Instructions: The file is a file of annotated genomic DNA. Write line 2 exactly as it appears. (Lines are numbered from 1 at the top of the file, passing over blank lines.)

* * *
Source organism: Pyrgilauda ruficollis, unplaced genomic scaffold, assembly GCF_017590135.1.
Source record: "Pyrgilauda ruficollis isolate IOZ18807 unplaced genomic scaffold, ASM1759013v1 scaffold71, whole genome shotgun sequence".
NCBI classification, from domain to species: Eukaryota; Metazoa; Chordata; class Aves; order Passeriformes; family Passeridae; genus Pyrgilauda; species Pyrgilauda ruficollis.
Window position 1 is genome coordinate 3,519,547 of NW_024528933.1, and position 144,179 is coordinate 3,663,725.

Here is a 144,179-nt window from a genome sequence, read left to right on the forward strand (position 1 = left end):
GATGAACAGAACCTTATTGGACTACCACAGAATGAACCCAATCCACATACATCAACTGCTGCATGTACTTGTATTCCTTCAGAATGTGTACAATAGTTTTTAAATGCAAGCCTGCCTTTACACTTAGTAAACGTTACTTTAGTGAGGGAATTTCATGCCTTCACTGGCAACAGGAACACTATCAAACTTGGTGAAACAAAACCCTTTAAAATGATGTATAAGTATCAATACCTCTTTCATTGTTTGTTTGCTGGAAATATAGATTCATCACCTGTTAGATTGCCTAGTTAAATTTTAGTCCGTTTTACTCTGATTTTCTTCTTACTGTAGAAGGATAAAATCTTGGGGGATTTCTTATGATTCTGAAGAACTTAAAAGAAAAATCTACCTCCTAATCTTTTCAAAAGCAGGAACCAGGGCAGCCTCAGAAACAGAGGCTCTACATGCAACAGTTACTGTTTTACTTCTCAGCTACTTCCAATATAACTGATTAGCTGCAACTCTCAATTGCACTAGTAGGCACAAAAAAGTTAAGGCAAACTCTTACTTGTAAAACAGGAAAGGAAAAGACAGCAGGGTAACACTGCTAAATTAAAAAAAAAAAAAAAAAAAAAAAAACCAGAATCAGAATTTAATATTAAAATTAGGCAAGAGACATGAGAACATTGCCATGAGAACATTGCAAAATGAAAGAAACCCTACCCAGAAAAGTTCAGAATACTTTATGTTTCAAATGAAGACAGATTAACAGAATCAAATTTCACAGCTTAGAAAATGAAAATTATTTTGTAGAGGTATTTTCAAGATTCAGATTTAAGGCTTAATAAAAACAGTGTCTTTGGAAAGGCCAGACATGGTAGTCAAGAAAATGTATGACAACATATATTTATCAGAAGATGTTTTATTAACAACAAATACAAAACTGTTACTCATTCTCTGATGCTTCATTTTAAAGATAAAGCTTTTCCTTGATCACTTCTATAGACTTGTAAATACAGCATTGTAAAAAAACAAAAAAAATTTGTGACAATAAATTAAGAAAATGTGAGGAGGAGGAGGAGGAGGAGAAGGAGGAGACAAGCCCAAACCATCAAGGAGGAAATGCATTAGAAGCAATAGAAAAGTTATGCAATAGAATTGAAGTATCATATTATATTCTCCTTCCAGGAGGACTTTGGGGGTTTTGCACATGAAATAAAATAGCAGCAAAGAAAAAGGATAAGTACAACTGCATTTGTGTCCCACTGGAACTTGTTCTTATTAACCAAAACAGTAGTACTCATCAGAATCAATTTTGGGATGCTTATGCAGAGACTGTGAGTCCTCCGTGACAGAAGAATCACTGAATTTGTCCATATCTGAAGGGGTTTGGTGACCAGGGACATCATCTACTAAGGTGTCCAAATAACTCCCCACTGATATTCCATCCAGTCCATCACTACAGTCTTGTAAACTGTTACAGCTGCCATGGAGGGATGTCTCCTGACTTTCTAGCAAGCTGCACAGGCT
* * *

Source record: "Pyrgilauda ruficollis isolate IOZ18807 unplaced genomic scaffold, ASM1759013v1 scaffold71, whole genome shotgun sequence".